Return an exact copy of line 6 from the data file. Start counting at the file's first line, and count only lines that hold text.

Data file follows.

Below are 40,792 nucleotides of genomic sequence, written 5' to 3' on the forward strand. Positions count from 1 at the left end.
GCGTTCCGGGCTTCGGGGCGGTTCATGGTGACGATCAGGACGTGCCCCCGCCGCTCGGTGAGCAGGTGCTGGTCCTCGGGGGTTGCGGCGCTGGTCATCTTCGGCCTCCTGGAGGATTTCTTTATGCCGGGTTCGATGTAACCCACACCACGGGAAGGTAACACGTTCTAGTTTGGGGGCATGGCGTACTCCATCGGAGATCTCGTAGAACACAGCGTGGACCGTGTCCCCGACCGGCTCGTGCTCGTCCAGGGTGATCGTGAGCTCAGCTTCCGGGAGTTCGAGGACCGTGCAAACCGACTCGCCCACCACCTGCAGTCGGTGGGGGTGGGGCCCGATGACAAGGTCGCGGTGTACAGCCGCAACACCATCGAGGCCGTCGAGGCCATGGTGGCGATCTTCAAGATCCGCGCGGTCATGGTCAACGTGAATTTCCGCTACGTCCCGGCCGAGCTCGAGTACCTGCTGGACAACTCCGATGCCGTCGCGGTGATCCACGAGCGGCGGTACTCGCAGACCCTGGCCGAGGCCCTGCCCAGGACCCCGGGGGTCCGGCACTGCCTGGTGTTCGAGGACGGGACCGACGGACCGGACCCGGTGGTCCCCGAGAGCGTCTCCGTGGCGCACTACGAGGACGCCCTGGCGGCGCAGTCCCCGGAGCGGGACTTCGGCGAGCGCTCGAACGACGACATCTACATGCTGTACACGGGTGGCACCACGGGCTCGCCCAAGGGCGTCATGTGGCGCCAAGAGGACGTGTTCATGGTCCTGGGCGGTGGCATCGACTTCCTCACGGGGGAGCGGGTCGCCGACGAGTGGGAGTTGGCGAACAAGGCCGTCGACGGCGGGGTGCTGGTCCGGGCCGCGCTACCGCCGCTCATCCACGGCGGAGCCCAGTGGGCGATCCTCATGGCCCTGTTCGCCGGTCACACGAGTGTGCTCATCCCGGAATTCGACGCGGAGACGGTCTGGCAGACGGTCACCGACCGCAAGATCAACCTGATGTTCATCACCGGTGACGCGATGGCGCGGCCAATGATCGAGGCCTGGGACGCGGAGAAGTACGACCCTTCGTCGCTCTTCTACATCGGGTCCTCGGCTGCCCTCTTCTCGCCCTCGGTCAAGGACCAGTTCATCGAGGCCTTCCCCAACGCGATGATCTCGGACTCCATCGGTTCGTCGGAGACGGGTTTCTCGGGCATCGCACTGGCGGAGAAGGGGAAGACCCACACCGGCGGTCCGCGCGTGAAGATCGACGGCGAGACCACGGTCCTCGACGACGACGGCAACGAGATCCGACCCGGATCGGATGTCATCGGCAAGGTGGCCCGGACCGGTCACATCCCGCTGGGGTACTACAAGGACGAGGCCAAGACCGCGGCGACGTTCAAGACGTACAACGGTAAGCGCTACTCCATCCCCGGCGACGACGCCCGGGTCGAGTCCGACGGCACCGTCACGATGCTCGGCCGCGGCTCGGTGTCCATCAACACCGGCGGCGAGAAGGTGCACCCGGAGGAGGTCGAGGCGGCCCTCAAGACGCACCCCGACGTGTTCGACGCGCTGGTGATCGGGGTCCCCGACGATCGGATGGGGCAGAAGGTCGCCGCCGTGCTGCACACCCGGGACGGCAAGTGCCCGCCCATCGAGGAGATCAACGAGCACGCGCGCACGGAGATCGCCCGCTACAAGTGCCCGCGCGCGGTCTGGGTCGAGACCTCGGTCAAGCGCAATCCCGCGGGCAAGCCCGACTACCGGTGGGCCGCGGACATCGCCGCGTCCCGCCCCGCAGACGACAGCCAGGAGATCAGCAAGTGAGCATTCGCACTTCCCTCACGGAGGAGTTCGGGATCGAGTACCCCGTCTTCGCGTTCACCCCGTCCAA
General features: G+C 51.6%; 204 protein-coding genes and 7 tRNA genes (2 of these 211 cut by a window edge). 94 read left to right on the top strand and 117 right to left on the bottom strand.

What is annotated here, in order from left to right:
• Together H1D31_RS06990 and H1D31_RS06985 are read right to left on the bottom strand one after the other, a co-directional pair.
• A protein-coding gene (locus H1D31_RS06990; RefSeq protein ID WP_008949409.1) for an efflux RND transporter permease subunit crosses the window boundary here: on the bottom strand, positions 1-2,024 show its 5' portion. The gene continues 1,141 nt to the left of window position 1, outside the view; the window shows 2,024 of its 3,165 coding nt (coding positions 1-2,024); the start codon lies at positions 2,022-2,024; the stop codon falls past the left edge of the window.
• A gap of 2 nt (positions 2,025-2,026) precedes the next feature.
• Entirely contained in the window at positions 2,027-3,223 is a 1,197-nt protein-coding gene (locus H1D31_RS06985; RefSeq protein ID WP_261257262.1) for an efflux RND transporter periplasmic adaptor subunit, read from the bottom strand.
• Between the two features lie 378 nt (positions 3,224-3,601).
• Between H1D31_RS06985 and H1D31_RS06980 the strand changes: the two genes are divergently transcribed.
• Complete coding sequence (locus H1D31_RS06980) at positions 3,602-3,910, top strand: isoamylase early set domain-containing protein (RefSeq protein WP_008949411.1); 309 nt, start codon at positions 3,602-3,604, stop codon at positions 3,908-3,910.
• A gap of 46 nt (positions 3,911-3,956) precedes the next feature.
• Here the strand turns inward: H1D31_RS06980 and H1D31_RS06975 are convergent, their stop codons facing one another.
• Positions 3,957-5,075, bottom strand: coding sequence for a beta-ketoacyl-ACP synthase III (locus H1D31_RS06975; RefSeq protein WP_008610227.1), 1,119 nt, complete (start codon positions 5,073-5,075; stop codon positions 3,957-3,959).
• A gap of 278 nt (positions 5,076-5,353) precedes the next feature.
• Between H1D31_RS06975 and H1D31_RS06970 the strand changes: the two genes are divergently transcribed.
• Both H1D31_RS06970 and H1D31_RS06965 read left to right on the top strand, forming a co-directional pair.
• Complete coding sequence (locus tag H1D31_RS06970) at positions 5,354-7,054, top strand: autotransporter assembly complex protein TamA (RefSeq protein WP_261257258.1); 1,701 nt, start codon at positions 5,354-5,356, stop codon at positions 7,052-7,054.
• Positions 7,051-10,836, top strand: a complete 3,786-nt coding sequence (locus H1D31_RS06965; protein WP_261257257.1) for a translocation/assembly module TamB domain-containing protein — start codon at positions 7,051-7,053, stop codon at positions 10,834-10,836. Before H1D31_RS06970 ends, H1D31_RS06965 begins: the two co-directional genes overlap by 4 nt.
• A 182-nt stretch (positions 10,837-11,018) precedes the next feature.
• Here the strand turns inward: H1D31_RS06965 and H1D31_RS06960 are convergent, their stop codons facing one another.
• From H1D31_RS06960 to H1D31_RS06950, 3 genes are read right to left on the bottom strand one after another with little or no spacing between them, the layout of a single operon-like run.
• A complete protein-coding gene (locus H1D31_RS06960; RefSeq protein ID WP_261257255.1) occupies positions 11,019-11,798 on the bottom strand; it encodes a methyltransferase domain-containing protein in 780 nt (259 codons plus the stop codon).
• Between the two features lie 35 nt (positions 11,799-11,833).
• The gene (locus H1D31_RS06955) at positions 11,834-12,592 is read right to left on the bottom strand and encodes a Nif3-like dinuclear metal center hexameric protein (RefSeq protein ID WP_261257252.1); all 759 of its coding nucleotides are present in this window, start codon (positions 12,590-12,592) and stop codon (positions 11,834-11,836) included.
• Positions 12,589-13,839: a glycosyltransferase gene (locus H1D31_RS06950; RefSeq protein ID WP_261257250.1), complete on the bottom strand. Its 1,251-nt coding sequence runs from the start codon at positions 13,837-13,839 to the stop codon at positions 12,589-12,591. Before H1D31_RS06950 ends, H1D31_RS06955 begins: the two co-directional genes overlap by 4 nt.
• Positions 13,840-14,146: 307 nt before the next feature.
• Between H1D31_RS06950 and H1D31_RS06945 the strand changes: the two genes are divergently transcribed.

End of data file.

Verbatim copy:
• A protein-coding gene (locus H1D31_RS06990; RefSeq protein ID WP_008949409.1) for an efflux RND transporter permease subunit crosses the window boundary here: on the bottom strand, positions 1-2,024 show its 5' portion. The gene continues 1,141 nt to the left of window position 1, outside the view; the window shows 2,024 of its 3,165 coding nt (coding positions 1-2,024); the start codon lies at positions 2,022-2,024; the stop codon falls past the left edge of the window.